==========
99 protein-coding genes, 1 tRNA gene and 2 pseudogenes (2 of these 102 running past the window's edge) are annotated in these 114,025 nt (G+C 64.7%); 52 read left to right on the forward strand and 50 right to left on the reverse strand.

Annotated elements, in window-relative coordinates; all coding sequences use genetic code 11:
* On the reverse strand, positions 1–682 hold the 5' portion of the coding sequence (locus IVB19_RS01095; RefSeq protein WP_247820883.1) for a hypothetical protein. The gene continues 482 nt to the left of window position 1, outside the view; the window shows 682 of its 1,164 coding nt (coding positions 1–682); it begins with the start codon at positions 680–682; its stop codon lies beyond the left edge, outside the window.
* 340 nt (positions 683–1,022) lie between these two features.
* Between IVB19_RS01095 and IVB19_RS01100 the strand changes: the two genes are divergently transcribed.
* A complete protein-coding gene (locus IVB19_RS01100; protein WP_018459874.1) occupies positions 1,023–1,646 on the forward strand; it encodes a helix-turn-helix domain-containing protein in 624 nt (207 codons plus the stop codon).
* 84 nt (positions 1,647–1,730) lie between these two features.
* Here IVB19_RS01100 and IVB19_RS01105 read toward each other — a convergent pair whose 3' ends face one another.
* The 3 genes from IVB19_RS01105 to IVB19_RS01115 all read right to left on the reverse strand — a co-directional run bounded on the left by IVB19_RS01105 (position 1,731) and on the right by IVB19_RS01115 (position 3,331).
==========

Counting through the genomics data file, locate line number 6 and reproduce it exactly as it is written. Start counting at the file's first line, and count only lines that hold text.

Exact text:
* A complete protein-coding gene (locus IVB19_RS01100; protein WP_018459874.1) occupies positions 1,023–1,646 on the forward strand; it encodes a helix-turn-helix domain-containing protein in 624 nt (207 codons plus the stop codon).